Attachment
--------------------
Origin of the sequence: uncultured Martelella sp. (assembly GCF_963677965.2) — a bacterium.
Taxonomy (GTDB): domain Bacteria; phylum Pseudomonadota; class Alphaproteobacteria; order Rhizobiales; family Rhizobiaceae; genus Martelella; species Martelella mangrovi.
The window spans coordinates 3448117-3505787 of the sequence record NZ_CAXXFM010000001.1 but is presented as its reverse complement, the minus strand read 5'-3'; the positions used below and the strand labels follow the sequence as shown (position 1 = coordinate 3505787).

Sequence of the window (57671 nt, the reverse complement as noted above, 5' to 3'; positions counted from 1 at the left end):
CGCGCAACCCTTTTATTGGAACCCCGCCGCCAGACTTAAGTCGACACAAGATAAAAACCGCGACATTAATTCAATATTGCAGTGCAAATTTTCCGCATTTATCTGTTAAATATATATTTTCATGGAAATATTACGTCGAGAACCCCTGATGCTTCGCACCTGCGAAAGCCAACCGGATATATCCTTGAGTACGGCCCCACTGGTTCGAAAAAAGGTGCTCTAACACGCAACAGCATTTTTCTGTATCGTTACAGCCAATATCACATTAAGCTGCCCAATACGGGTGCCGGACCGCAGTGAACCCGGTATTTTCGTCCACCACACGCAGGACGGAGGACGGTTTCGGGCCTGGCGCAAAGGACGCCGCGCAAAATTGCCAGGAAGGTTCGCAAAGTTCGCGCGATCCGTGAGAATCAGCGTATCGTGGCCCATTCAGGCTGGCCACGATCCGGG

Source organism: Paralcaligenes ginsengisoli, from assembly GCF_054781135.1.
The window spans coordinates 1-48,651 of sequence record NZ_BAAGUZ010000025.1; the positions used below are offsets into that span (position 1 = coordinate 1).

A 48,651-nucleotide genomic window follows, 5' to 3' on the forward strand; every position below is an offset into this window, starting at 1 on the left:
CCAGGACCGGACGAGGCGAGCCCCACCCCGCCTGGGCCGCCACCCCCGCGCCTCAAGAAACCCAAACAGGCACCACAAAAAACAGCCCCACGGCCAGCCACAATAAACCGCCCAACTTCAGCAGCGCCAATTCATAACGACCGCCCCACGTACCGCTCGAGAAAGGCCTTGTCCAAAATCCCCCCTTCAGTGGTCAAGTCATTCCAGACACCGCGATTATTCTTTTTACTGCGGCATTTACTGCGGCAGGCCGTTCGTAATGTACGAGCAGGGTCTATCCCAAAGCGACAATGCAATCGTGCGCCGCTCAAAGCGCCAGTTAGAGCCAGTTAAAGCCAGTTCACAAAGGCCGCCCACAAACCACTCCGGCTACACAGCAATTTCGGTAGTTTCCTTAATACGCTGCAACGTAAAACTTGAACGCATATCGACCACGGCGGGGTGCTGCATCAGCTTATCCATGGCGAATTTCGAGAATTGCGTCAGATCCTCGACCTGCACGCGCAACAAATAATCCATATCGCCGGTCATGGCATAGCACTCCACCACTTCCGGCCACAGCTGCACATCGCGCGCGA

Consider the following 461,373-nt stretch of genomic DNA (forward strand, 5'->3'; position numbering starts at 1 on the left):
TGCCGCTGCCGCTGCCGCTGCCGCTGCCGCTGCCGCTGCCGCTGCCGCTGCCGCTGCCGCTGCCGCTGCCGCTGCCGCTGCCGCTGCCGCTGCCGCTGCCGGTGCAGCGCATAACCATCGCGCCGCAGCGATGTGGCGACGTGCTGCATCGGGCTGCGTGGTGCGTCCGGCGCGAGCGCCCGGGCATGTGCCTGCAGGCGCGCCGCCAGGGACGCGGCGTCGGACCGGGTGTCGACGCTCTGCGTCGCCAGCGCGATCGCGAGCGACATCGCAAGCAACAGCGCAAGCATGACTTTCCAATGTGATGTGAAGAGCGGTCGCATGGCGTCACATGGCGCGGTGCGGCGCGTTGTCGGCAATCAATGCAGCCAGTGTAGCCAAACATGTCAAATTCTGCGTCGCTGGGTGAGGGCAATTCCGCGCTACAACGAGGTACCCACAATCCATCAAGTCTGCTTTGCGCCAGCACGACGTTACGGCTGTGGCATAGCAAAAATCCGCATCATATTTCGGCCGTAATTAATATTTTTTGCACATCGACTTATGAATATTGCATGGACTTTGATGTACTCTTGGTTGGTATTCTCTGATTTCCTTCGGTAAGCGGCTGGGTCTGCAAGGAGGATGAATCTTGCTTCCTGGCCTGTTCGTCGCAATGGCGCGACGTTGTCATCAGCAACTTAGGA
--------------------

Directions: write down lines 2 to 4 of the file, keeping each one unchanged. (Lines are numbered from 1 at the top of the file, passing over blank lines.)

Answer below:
Taxonomy (GTDB): domain Bacteria; phylum Pseudomonadota; class Alphaproteobacteria; order Rhizobiales; family Rhizobiaceae; genus Martelella; species Martelella mangrovi.
The window spans coordinates 3448117-3505787 of the sequence record NZ_CAXXFM010000001.1 but is presented as its reverse complement, the minus strand read 5'-3'; the positions used below and the strand labels follow the sequence as shown (position 1 = coordinate 3505787).

Sequence of the window (57671 nt, the reverse complement as noted above, 5' to 3'; positions counted from 1 at the left end):